Why is there no B drive?

Sonny January 30, 2011
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I was wondering why you never see a logical drive identified as drive B.

  1. Sonny Bass
    January 31, 2011 at 2:36 pm

    Thanks for the answers. I have my backup drive assigned as B

  2. Anonymous
    January 31, 2011 at 7:13 am

    A -> drive for flopy drive of 1.44MB
    B -> drive for flopy drive of 1.22MB (which is not use now a days)
    C - Z -> for logical partition of HDD (Hard disk drive)

    If you can get hold of an original IBM PC (compatible ) with 640 K of RAM , CGA Display 4.77 Mhz 8088 CPU & Two FDD' so you will get drive A & B on the system. or just one physical floppy drive (A:) with one emulated (B:) so you could copy from disk to disk by exchanging disks every few hundred KB. Support for A & B drives is basically hardwired into computers.

    The B: drive, for people who didn't have two physical floppy drives, acted as a logical floppy drive. You could do something like COPY A:FILE.TXT B: and DOS would read the file into RAM and then ask you to change the disk.

    The advent of HDD's made multiple Floppies redundant

    XP and Vista possible 7 allow you to make a drive B:. (Start --> Control Panel --> Administrative Tools --> Computer Management --> Storage --> Disk Management --> Right click on a share --> Change drive letters & paths)

  3. FIDELIS
    January 31, 2011 at 6:48 am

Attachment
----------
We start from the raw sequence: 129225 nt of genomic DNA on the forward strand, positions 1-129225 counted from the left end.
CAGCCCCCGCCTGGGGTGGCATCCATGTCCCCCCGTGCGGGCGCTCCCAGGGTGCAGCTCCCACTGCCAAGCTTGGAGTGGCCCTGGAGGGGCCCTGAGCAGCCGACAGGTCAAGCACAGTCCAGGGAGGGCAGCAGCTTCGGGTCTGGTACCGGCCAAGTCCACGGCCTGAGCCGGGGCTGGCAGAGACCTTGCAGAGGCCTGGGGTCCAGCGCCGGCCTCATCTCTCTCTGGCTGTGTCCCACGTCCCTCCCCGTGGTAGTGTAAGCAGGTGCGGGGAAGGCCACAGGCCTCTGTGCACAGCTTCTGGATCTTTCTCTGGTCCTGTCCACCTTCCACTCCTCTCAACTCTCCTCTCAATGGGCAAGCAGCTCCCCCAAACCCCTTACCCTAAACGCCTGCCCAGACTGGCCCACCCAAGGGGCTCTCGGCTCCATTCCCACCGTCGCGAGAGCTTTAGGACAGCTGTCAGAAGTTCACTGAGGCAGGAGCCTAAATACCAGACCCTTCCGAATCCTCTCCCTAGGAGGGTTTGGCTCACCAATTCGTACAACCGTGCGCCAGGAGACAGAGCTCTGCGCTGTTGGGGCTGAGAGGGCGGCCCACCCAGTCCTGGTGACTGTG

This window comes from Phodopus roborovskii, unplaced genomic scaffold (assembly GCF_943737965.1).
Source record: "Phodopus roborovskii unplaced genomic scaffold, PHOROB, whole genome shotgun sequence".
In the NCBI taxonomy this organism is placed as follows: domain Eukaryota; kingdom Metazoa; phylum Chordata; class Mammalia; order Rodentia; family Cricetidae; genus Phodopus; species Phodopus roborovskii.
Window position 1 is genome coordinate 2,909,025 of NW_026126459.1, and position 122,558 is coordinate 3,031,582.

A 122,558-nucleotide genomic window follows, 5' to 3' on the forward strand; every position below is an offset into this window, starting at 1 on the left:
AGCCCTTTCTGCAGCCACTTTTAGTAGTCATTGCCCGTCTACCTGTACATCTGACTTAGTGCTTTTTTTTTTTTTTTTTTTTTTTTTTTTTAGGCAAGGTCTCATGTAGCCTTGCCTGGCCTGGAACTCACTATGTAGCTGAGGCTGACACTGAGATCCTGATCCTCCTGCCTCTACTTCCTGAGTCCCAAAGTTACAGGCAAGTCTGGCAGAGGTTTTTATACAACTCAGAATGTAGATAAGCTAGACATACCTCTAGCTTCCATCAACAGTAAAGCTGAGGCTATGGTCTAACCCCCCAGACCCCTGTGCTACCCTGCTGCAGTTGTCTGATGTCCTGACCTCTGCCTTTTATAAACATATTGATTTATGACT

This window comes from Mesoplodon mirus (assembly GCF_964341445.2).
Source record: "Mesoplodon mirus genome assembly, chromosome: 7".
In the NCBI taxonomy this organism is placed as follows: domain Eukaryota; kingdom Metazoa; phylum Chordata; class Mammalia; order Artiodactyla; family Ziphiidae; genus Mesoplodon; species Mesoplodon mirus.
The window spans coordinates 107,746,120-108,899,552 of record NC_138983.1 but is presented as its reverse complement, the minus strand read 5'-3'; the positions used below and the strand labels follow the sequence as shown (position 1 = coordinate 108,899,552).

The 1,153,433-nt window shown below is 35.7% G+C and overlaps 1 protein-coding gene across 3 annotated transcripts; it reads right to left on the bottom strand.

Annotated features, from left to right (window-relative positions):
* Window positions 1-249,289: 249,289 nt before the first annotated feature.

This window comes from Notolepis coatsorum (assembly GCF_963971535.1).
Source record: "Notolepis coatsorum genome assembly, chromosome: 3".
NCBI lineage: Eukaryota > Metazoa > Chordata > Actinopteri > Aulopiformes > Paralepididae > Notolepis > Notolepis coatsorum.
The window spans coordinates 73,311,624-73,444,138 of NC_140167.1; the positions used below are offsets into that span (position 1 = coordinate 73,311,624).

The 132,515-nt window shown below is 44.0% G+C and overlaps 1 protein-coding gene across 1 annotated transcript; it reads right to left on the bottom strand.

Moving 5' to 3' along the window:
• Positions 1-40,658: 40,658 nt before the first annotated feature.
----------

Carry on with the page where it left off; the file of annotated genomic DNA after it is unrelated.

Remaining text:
Hello, nowadays you'll hardly ever see a B drive unless you have a really old computer with two floppy drives. A few years back computers did not have hard drives only floppy drives...that is way they came with two floppy drives. B drive is/was always reserved for a second floppy drive if available.

    It is/was not necessary to have two floppy drives, one could be a physical drive (A) and the second one could be emulated (B). I think if you had zip drives installed they would use letter B. Hope that helps.

  4. Mike
    January 31, 2011 at 6:42 am

    By default letters A and B are reserved for removable floppy drives. It's the same principle as C being your first drive. Those reservations date back at least to DOS (1981).

    There are ways to work around this but for legacy software compatibility I never really looked into it. I think since Windows Vista/7 you are able to assign both letters without any further steps needed.